As most readers know I got bit by the QRP bug real bad when I bought my FlexRadio 1500.
In fact, I liked the QRP results so much that I sold my ageing IC-756 and all the various interfaces and cables and stuff.
Over the last few years I’ve been tweaking the antennas and resoldering the coax fittings and adding things like QRP auto tuners and dedicated QRP watt meters.
At Dayton this year I bought a Rig Expert AA54 antenna meter and I’ve been busy tuning antennas ever since. (I even bought two more PAR end-fed antennas for field work and a full-size Carolina Windom for 80 which won’t properly fit on the property but sure came in handy this field day.
QRP contesting is challenging but not all that hard. That is if conditions support working around the world on 5 watts of power.
Those sort of conditions call for active bands or very quiet bands. What really screws up QRP contest is conditions which have a lot of fading. You can seriously upset contesters from around the world and frustrate yourself no end if there is QSB on the bands.
Now if there is no QSB and if you’re operating CW and if you pretend you’re QRO instead of QRP and you’re using a resonant antenna at height then you’ll be amazed at how well you can do.
In the July issue of CQ magazine there was a visual comparison of what a one-watt SSB signal on 20 meters would cover compared to a one-watt CW signal at the same time and all else being the same.
The SSB signal had virtually no reach while the CW signal easily covered all of North and most of South America.
The article showed that it would take a 100-watt SSB signal to cover the same area as the one-watt CW signal.
A 100-watt CW signal in comparison covered all of North and South America and most of Africa and Europe.
So when critics of QRP claim that it’s the quality of the operator at the receiving end that’s critical to the success of the QRP contester that’s not quite right. A one-watt CW contester has the same reach as a 100-watt contester all things being equal.
So if one-watt is so great, imagine what you can do with the QRP gallon of five watts!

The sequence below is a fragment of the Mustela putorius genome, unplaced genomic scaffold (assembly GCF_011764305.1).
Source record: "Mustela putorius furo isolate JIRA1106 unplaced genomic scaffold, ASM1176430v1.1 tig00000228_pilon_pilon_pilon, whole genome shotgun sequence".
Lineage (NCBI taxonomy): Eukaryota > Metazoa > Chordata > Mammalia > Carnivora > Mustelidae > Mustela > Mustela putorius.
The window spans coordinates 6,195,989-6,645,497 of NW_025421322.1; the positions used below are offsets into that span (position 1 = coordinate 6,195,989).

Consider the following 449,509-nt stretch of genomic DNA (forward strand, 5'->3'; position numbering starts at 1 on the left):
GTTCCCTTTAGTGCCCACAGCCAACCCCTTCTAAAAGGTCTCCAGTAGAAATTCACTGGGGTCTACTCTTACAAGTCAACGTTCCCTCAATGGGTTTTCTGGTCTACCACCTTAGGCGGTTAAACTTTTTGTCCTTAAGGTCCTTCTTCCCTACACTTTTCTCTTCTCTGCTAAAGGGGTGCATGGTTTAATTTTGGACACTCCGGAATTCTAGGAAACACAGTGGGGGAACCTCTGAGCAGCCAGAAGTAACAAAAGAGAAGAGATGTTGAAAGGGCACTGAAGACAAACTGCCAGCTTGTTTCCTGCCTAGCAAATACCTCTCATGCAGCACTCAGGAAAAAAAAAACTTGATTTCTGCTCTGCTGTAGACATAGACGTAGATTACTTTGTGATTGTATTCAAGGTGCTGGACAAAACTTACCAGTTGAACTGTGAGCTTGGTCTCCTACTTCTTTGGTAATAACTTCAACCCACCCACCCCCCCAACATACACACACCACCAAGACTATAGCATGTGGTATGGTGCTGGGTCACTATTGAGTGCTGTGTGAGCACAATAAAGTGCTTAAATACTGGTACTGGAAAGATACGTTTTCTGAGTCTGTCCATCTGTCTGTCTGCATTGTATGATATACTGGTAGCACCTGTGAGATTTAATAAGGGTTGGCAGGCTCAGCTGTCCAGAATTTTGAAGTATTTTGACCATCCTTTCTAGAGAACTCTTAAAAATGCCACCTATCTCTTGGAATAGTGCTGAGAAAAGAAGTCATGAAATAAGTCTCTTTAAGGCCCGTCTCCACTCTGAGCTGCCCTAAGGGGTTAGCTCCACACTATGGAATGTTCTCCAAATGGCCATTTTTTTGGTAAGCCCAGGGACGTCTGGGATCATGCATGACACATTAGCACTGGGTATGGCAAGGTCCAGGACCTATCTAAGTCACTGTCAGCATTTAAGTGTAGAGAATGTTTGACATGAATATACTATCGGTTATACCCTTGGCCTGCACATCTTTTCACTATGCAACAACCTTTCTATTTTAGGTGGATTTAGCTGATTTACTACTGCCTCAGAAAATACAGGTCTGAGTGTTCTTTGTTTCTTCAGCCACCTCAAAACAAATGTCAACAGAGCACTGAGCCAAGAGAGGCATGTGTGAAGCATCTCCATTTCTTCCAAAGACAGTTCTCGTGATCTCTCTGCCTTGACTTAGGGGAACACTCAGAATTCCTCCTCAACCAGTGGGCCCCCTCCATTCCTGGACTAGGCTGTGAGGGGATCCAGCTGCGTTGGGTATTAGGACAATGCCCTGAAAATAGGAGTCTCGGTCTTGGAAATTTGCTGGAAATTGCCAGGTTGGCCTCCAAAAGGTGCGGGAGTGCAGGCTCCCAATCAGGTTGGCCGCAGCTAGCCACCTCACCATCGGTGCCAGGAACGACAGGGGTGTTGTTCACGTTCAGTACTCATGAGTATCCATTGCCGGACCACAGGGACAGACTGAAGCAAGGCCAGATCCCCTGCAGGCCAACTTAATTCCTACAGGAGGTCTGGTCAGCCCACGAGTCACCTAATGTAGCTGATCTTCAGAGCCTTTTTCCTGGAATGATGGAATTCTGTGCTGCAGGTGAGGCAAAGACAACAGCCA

And that’s what I did 🙂
While reading my just arrived August 2012 QST I was floored to see my call in the highlighted box for W/VE Regional Leaders by Category where, if I read this right, I led Ontario Section in the 2012 ARRL International DX Contest – CW with a QRP score of 229,917.
This score in comparison to other W/VE Region Leaders is a medium, middling score but it’s a huge improvement in comparison to my past efforts. When compared to DX QRP leaders I would have been included in the top submissions.
Now let me be absolutely clear about running QRP. If I had a 100-watt station or an external amp I’d be too tempted to use it and would have to change my category where I’d need one-milion points just to anti-in to play with the top operators in the country. 😦
So for me, QRP is a much less competitive but more winnable category and it’s more challenging to boot.
I find on CW when conditions are good to excellent I can work everyone I can hear (and the Flex 1500 has one of the best receivers at any price accordion to Sherwood Engineering) and the percentage of requests for repeats is no greater than at higher power levels.
It’s also possible to contest on SSB but conditions do have to be at least very good to excellent, It’s possible to break big pileups into the Caribbean but it takes some pretty aggressive calling and some audio tweaking to do this on a regular basis.
One the other hand the Russian station I worked last winter on 40 meters around dusk was amazed to hear I was QRP SSB after he’d given me an S9 report and he was the same, if not better, at this end.
Now the next hurtle is to improve my CW. You get big scores by calling CQ and letting the boys come to you. You can call CQ only when your CW is up to the job.
Regardless, for today, I’m basking in old glory and looking forward to the fall contesting season.